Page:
What does employers’ liability insurance cover? 

The employer’s liability insurance covers the legal fees for the following lawsuits: 

  • Dual capacity lawsuits. Refers to the legal action that allows an employee to sue their employer if they have a second legal relationship with the worker. For instance, if you are an electric appliance manufacturer and your employee gets injured using your electric appliance, they can sue you as both manufacturer and employer.
  • Third-party lawsuits. Imagine an employee gets hurt at work because of a piece of equipment. Instead of suing their direct employer, the injured worker might decide to sue the company that made the equipment. Now, the equipment manufacturer, feeling it's not entirely their fault, might turn around and file a lawsuit against the employer of the injured worker.  
  • Loss of consortium lawsuits. If the employee passes away or becomes disabled from a work-related incident and the employee’s family member files a lawsuit seeking compensation for the death.    
  • Consequential bodily injury lawsuits. If a non-employee suffers physical injury or illness due to an employee’s injury, such as a spouse who gets sick from taking care of the injured employee.

What does employers’ liability insurance not cover? 

Employers liability insurance doesn’t cover claims related to: 

  • Discrimination 
  • Harassment 
  • Retaliation 
  • Violation of employee’s rights 
  • Wrongful termination 
  • Breach of employment contract 
  • Mismanagement of employee benefit plans 

How does an employer’s liability insurance work? 

Employers' liability insurance is a type of insurance that protects employers from liabilities and expenses arising from injuries or illnesses suffered by employees during the course of their employment. 

It provides coverage for legal costs, compensation payments, and other expenses incurred if an employee sues the employer for injuries or illnesses sustained while working. In many jurisdictions, employers' liability insurance is a legal requirement for businesses that have employees. The specific requirements vary depending on the country and the nature of the business.

However, employers can reduce their exposure to liability claims by implementing effective risk management practices, such as providing a safe working environment, ensuring employees receive proper training, and following relevant health and safety regulations.

Employer liability insurance vs Employment practices liability insurance

Employer liability insurance (ELI)Employment practices liability insurance (EPLI)
Helps businesses pay for lawsuits over employee injuriesHelps businesses pay for employment practices-related lawsuits 
It covers bodily injury, property damage, and personal and advertising injuryIt covers coverage against claims for harassment, wrongful termination, breach of employment contract, and more.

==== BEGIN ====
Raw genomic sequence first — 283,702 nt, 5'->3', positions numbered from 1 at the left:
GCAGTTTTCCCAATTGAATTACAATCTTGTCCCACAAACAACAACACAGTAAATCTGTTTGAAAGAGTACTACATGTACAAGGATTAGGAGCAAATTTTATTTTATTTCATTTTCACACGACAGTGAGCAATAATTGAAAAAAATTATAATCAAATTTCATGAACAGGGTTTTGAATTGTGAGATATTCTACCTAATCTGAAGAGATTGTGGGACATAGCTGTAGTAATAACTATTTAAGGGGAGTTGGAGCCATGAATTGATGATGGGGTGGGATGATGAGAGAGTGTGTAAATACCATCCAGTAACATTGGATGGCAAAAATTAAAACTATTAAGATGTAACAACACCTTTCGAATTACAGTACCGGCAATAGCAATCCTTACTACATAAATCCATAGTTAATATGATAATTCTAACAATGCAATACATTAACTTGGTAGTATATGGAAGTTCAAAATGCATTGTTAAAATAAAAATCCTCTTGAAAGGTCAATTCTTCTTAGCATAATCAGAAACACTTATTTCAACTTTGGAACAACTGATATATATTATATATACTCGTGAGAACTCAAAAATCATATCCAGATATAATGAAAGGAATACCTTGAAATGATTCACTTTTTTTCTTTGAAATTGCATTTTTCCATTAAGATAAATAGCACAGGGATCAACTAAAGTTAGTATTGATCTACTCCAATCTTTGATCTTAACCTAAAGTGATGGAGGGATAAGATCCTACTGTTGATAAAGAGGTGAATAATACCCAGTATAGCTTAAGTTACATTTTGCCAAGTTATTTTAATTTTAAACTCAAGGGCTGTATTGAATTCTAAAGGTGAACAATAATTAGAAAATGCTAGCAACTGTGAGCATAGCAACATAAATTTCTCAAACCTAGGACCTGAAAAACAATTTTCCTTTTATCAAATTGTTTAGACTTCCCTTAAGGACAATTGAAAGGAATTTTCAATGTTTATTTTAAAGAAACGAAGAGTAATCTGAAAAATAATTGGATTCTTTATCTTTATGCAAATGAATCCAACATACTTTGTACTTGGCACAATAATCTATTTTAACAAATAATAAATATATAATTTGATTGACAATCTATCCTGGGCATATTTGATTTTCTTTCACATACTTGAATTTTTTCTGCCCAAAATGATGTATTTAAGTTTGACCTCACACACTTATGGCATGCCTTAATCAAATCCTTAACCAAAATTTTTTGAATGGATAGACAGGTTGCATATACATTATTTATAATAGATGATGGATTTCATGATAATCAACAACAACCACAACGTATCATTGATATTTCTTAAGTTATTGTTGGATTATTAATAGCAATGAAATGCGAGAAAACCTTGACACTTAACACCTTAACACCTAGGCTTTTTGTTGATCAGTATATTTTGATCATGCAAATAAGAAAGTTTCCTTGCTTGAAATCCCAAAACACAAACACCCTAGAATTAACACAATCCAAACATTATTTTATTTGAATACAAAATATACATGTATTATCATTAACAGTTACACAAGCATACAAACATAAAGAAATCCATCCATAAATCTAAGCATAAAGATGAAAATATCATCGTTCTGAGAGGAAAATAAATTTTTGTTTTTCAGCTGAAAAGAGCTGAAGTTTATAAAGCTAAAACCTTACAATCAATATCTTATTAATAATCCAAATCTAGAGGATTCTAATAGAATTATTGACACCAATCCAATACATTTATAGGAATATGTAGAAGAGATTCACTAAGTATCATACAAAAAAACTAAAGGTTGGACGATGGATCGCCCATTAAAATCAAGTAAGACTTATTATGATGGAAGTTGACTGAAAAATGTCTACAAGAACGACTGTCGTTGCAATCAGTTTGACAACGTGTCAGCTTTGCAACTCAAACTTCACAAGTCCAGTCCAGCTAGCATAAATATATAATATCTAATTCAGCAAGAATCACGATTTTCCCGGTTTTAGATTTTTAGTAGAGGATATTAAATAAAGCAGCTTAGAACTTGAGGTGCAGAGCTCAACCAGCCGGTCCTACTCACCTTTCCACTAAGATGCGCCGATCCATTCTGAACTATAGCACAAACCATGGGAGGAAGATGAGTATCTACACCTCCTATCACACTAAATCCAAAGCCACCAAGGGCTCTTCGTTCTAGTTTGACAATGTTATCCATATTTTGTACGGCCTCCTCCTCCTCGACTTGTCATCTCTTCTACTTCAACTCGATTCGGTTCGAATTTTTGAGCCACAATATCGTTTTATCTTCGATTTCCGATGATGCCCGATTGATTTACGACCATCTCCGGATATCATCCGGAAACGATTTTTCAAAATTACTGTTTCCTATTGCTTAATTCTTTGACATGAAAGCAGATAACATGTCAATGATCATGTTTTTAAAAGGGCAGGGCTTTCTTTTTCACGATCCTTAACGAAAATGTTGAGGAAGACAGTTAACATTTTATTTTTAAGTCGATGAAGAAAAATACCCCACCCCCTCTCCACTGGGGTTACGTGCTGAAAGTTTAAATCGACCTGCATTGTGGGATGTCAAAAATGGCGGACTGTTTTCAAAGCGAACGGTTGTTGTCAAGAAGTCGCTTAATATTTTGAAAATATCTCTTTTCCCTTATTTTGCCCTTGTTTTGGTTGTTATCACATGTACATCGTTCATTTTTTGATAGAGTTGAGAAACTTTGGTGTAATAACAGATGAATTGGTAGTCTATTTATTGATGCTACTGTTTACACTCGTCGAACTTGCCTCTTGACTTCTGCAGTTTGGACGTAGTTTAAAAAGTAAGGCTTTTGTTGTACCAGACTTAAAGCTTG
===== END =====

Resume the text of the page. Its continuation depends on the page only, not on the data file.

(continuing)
Bodily injury includes - injury, sickness, disease or death 
Personal and advertising injuries include - libel, slander, any defamatory material, or any violation of an individual’s privacy. 
It covers legal costs whether you win the case or not. However, it does not cover punitive damages civil or criminal fines. 

Both these insurances serve different purposes, and some businesses may find it beneficial to have both for comprehensive coverage.

How to buy employer liability insurance? 

If you already have workers compensation coverage, check if it includes ELI, as in most states, these two coverages are combined.  If not, buying an employer's liability insurance involves the following steps.

  • Evaluate your business size, industry, and potential risks. Consider the number of employees, the nature of their work, and any specific hazards in your industry. 
  • Understande the legal requirements for employer's liability insurance in your state. Some states mandate a minimum coverage amount, and compliance is crucial to avoid penalties.
  • Reach out to insurance companies that offer employers liability coverage. It’s best to obtain and compare quotes from multiple insurers to save money on premiums.
  • Work with an experienced insurance agent to assess your needs, gather explanations on policy details, and find the best coverage for your business. 
  • Decide on appropriate coverage limits based on your business needs and potential. Also, look at any additional coverages or industry-specific policies. 
  • Review the insurance policy, completing applications, submitting required documents, and paying the premium. 

Final thoughts

Employers' liability insurance (ELI) is important for businesses, as it protects them against claims from employees' work-related injuries or illnesses. It covers legal expenses and compensation for workplace-related claims, providing a safety net for employers. For businesses seeking comprehensive coverage, having both ELI and EPLI insurance may prove beneficial. 

Auto insurance FAQs

Do I need employer liability insurance? 

Employer liability insurance is important for businesses. It helps protect you if employees get injured or become ill while working. This insurance covers legal costs and compensation, reducing the financial impact on your business if there's a workplace injury or illness claim.

How much employer’s liability insurance do I need? 

The amount of employer's liability insurance you need depends on factors like your business size, industry, and risks. You can discuss with your insurance professional to determine the appropriate coverage for your specific situation.